Next-generation gravitational wave detector in space will complement LIGO on Earth

The historic first detection of gravitational waves from colliding black holes far outside our galaxy opened a new window to understanding the universe. A...

Im Focus: Entangled atoms shine in unison

A team led by Austrian experimental physicist Rainer Blatt has succeeded in characterizing the quantum entanglement of two spatially separated atoms by observing their light emission. This fundamental demonstration could lead to the development of highly sensitive optical gradiometers for the precise measurement of the gravitational field or the earth's magnetic field.

The age of quantum technology has long been heralded. Decades of research into the quantum world have led to the development of methods that make it possible...

Im Focus: Computer-Designed Customized Regenerative Heart Valves

Cardiovascular tissue engineering aims to treat heart disease with prostheses that grow and regenerate. Now, researchers from the University of Zurich, the Technical University Eindhoven and the Charité Berlin have successfully implanted regenerative heart valves, designed with the aid of computer simulations, into sheep for the first time.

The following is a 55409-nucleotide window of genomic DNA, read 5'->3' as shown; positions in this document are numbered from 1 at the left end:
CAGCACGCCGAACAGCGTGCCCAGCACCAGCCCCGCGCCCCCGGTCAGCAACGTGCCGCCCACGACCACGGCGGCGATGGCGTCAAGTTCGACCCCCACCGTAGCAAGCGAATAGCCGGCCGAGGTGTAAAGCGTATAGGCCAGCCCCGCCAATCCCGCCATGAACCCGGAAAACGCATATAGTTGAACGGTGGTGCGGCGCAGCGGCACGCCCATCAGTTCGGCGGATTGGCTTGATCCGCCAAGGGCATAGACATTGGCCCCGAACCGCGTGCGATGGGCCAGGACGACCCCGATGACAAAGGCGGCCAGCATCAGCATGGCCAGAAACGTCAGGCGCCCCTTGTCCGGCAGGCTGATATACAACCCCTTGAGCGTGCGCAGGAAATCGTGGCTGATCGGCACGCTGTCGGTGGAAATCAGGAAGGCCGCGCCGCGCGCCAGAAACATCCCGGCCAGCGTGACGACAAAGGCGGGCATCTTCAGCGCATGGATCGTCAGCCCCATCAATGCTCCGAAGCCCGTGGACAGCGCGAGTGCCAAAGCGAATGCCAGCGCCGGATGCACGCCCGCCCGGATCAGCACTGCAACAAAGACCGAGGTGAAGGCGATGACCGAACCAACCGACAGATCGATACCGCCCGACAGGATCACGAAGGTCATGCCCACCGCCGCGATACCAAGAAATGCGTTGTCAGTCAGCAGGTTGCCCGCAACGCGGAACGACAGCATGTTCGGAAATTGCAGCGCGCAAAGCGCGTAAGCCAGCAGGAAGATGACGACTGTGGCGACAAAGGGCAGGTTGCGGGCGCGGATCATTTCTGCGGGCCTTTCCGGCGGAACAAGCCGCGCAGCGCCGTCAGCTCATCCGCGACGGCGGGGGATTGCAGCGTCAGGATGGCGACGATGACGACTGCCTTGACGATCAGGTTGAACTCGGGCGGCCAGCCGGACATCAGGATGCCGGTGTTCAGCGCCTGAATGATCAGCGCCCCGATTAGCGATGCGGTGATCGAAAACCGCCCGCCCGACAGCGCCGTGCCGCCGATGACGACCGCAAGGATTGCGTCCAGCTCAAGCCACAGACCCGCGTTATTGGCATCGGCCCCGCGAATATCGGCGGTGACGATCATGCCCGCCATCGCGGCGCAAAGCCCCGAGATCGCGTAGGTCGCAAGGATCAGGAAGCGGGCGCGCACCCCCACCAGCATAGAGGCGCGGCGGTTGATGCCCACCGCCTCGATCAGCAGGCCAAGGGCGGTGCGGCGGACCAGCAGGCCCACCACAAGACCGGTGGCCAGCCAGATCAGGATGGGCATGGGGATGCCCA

Producing living tissue or organs based on human cells is one of the main research fields in regenerative medicine. Tissue engineering, which involves growing...

Im Focus: Light-induced superconductivity under high pressure

A team of scientists of the Max Planck Institute for the Structure and Dynamics of Matter (MPSD) at the Center for Free-Electron Laser Science in Hamburg investigated optically-induced superconductivity in the alkali-doped fulleride K3C60under high external pressures. This study allowed, on one hand, to uniquely assess the nature of the transient state as a superconducting phase. In addition, it unveiled the possibility to induce superconductivity in K3C60 at temperatures far above the -170 degrees Celsius hypothesized previously, and rather all the way to room temperature. The paper by Cantaluppi et al has been published in Nature Physics.

Unlike ordinary metals, superconductors have the unique capability of transporting electrical currents without any loss. Nowadays, their technological...

All Focus news of the innovation-report >>>

Anzeige

Anzeige

VideoLinks
Industry & Economy
Event News

Save the date: Forum European Neuroscience – 07-11 July 2018 in Berlin, Germany

02.05.2018 | Event News

Invitation to the upcoming "Current Topics in Bioinformatics: Big Data in Genomics and Medicine"

13.04.2018 | Event News

Unique scope of UV LED technologies and applications presented in Berlin: ICULTA-2018

12.04.2018 | Event News

 
Latest News

Supersonic waves may help electronics beat the heat

18.05.2018 | Power and Electrical Engineering

Keeping a Close Eye on Ice Loss

18.05.2018 | Information Technology

CrowdWater: An App for Flood Research

18.05.2018 | Information Technology

VideoLinks
Science & Research
Overview of more VideoLinks >>>